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Eight months after Warner Bros. shook Hollywood with the announcement that its 2021 slate would debut day-and-date in theaters and on HBO Max, the studio used CinemaCon to reassure theater owners it was still very much in the theatrical movie business.
Warners showed off clips from its upcoming slate, including the first trailer from the newly titled The Matrix: Resurrections (Dec. 22) and closer looks at The Batman (March 4, 2022) and Dune (Oct. 22), as well as footage from James Wan’s Malignant, Clint Eastwood’s Cry Macho, The Sopranos prequel The Many Saints of Newark and Will Smith starrer King Richard.
Jeff Goldstein, president of domestic distribution, and Andrew Cripps, president of international theatrical distribution, appeared in a pretaped video for the presentation. Goldstein noted the studio has put out 13 new films in theaters during the pandemic era and praised theater owners for keeping audiences engaged before introducing the studio’s upcoming films, perhaps most notably The Matrix: Resurrections.
Ahead of the presentation, little was known about the fourth The Matrix — not even the premise or the title. The film comes from original co-director Lana Wachowski and includes original trilogy stars Keanu Reeves and Carrie-Anne Moss, who were both heavily featured in a trailer played for CinemaCon audiences but not yet released online.
The trailer began with Thomas Anderson (Reeves) in therapy, telling his therapist (Neil Patrick Harris), “I had dreams that weren’t just dreams. Am I crazy?” He senses something is not quite right with the world, but he has no memory of what the Matrix is. Later, he runs into a woman (Moss) at a coffee shop. They shake hands, and there seems to be something between them, but neither one remembers the other. Meanwhile, Reeves’ Thomas spends his days taking prescription blue pills, and wondering why everyone in his world is glued to their phones — looking around and realizing he’s the only one on a crowded elevator not looking at a device.
Eventually, Reeves’ Thomas runs into a man (Yahya Abdul-Mateen II) who is reminiscent of Morpheus, the freedom fighter played by Laurence Fishburne in the original trilogy. This mysterious man hands Anderson a red pill, and soon we see footage of him with powers, seeing the Matrix for the fake reality that it is. The footage followed some similar beats as the original, including Neo (Reeves) fighting the Morpheus-like figure in a dojo, and an image of Anderson in an incubator. There’s also a shot of Neo looking in a mirror and seeing an older version of himself. Neo also seems to have a few new powers from the last time, with the trailer including a shot of what looks like him controlling a missile through telekinesis to prevent it from hitting him.
The original Matrix became a defining sci-fi action film with significant influence on the genre. It won four Oscars in the categories of visual effects, editing, sound editing and sound. The signature VFX — known as the “bullet time” effect — went on to be widely used in entertainment. The trailer shown at CinemaCon shows there will be a similar visual style to the original, as well as some fresh VFX trickery.
“From the moment I read the script, it absolutely brought back those memories,” said Goldstein, who worked on the first Matrix. “I was completely floored.”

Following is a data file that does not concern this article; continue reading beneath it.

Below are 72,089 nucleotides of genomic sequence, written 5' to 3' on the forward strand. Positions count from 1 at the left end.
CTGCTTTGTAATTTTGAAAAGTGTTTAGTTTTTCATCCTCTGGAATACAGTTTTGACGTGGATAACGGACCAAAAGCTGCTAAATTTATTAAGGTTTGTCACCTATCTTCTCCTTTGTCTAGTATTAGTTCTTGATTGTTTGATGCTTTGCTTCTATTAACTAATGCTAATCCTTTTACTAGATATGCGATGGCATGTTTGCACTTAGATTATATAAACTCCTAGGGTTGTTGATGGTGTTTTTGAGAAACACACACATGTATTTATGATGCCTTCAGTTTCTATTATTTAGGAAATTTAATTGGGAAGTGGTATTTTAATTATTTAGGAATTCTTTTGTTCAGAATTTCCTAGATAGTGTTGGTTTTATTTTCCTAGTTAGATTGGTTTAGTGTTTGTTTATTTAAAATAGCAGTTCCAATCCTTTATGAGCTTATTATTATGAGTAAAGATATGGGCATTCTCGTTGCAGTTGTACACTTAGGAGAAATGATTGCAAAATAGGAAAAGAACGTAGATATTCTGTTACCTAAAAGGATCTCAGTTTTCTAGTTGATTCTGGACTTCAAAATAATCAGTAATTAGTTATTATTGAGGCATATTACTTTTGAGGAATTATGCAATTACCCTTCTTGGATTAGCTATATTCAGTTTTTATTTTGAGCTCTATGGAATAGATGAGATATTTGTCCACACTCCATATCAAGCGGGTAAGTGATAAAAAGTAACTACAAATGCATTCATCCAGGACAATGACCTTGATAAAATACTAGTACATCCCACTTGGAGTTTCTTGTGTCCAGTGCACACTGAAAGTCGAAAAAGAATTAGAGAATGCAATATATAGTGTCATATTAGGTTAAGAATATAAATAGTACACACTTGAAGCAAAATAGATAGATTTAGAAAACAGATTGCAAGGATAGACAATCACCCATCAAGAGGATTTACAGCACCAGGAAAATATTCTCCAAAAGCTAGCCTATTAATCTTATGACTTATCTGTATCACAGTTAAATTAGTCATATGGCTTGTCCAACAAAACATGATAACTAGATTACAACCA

The film, produced by Village Roadshow, also stars Jada Pinkett Smith and Jessica Henwick.
The studio also showed off a sizzle reel of The Batman. The footage arrives almost exactly one year after the first trailer debuted for the Matt Reeves-directed comic book film, which stars Robert Pattinson as the Dark Knight. The film also includes Jeffrey Wright as Commissioner Gordon and Andy Serkis as Alfred, and villains such as Zoe Kravitz as Catwoman, Colin Farrell as the Penguin Paul Dano as the Riddler.
Reeves noted the film was partially inspired by Batman: Year One, the seminal work from writer Frank Miller, while Pattinson reflected on how this version of Batman is different than those seen onscreen before.
“He’s really working out this rage,” said Pattinson in a featurette. “All the fights seem very personal.”
The Warner Bros. presentation also signaled what appears will be a very big year for Oscar-nominated cinematographer Greig Fraser (Lion), who lensed both Dune and The Batman — creating distinctly different yet equally epic looks for each.
CinemaCon comes as theater owners fret over the shattering of the theatrical window amid the coronavirus pandemic. Earlier presentations from Sony and MGM saw executives from those studios tout that their films did not go to streaming services and theaters simultaneously. In December, Warner Bros. roiled the industry with the announcement that its entire 2021 slate would debut day-and-date in theaters and on HBO Max, which like Warners, is owned by WarnerMedia. The move was met with backlash from theater owners and talent, including filmmaker Christopher Nolan, who has a longtime relationship with the studio, and Dune‘s Denis Villeneuve.
Warners will resume giving films an exclusive theatrical window next year, with its 2022 slate going into theaters for 45 days under a deal made public earlier this month. Meanwhile, the studio is developing films directly for HBO Max, including the upcoming DC titles Batgirl and Blue Beetle.
At the top of the presentation, Cripps spoke of the power of the movie theater, comparing it favorably to watching a film at home.
“Turns out size does matter,” quipped Cripps. “Watching Godzilla vs. Kong on your iPad doesn’t pack the same punch as going to the movies.”
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